Defend yourself first

Home > Opinion > Fountain

print dictionary print

Defend yourself first

 LIM JONG-JU
The author is the Washington bureau chief of the JoongAng Ilbo.


On August 5, 1905, at the end of the Russo-Japanese War, the yacht Mayflower set sail off Sagamore Hill, President Theodore Roosevelt’s summer White house. There were no chairs at the reception on board. Instead of worrying about the seating arrangement, Roosevelt immediately proposed a toast and urged the Russian representative Sergei Witte and their Japanese counterpart Jutaro Komura to swiftly come to an agreement. They headed to the military port of Portsmouth, and a treaty was signed after a month. The right to oversee Korea went to Japan. Roosevelt, as a mediator, only focused on America’s national interests.

The legation of the Korean Empire opened in Washington DC in 1888, 17 years before the treaty. The legation was purchased for $25,000, a huge sum at the time. But two months after the Treaty of Portsmouth, Japan deprived Korea of its diplomatic authority, and the legation closed. It was taken away for only $5. It was one moment when Korea realized the cold international reality and limits of relying on foreign powers without self-reliance.

Watching the Taliban recapture Kabul, U.S. President Joe Biden said that the mistake of staying and fighting for a place posing no gain in America’s national interest would not be repeated. He denounced Afghan leaders for fleeing the country and the military for having no willingness to fight. Simply put, there was no gain from the stationing of U.S. Forces there — exactly the same as Roosevelt’s calculation 116 years ago.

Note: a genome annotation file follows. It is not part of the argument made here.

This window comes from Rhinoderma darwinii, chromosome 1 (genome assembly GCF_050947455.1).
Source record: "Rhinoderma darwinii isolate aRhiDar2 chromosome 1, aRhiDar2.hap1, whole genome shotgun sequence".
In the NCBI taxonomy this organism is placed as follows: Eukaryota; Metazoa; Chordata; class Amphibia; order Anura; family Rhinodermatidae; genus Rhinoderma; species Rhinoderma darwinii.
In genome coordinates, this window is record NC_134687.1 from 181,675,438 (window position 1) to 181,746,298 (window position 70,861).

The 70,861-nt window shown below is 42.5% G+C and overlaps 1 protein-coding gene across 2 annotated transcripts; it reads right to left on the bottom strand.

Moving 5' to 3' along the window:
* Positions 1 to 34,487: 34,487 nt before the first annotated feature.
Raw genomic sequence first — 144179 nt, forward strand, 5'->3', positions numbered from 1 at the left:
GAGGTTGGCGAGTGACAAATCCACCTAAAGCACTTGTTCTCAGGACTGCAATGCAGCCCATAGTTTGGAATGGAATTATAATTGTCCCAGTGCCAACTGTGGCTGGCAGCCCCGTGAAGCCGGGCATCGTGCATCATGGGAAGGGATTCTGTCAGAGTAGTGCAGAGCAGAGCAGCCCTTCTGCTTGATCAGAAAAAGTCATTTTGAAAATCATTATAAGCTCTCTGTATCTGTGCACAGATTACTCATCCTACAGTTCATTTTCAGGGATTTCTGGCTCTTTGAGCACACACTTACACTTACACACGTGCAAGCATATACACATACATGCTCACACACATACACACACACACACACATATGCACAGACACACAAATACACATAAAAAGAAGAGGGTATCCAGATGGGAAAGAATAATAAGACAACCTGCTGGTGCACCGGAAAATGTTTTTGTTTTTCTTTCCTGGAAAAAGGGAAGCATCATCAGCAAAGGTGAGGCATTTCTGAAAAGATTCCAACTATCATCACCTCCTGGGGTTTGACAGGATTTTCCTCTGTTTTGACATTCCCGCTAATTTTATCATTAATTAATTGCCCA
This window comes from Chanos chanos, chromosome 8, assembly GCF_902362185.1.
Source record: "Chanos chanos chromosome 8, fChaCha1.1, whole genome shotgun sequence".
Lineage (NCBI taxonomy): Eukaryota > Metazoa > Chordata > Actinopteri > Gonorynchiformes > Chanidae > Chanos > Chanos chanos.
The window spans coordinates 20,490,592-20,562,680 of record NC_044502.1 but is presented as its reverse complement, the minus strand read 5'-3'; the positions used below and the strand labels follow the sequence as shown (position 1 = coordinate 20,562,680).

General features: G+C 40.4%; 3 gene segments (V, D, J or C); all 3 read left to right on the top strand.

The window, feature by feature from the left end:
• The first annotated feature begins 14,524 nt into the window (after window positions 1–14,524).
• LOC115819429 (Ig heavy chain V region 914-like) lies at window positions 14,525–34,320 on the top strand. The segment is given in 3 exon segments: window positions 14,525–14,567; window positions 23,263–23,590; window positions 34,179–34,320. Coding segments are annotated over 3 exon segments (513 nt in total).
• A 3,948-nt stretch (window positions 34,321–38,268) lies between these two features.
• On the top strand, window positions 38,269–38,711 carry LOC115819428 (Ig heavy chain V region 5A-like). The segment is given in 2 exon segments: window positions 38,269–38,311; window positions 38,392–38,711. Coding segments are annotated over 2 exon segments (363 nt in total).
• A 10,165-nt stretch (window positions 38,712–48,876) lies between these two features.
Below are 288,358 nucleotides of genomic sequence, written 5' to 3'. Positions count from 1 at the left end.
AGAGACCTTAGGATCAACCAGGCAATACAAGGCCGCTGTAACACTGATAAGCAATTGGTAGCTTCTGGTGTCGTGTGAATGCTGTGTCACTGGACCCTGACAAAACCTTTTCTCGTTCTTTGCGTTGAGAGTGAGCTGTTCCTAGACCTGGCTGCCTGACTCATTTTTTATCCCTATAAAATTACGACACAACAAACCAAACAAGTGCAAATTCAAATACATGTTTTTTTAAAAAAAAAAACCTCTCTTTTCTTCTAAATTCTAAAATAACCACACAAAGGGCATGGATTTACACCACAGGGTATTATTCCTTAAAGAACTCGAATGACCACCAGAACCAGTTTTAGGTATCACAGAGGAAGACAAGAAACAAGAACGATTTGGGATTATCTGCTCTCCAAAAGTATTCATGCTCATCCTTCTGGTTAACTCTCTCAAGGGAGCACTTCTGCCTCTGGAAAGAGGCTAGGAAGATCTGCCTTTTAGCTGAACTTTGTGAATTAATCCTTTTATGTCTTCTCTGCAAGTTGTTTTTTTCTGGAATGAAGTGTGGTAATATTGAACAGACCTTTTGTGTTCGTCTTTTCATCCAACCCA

After the U.S. forces left Afghanistan, leaving their weapons behind, the vacancy of America was filled with uncertainty. A power struggle between the Taliban and the Haqqani network, a Sunni Islamist militant organization, surfaced. Al-Qaeda is seeking opportunities to rise again. The collapse of the economy and crisis related to women’s rights aggravate anxiety.

Proclaiming “America is back” upon being elected president, Biden advocated his focus on alliance, yet things are not going smoothly. He sweated to maintain the anti-China front, stressing that Taiwan, Korea and Europe are fundamentally different from Afghanistan. Europe is also facing trauma. French President Emmanuel Macron flew to Iraq and declared the French forces would stay no matter what the U.S. chooses. Voices advocating the creation of Europe’s own military continue.

What Korean Ambassador to Washington Lee Soo-hyuck said when he appeared at the National Assembly last year still stands. “Korea does not have to choose America for the next 70 years just because we had sided with it 70 years ago. Korea can choose the U.S. when we can love the U.S. in the future and when it benefits Korea’s national interests,” he said. It is especially true as we ruminate the meaning of the alliance and make it stronger.

The Legation of the Korean Empire was restored in 2018. Viewings have been restricted due to the pandemic, but it is to gradually reopen next month. It can act as an educational site to avoid a repeat of tragic history.
Log in to Twitter or Facebook account to connect
with the Korea JoongAng Daily
help-image Social comment?
s
lock icon

To write comments, please log in to one of the accounts.

Standards Board Policy (0/250자)

What’s Popular Now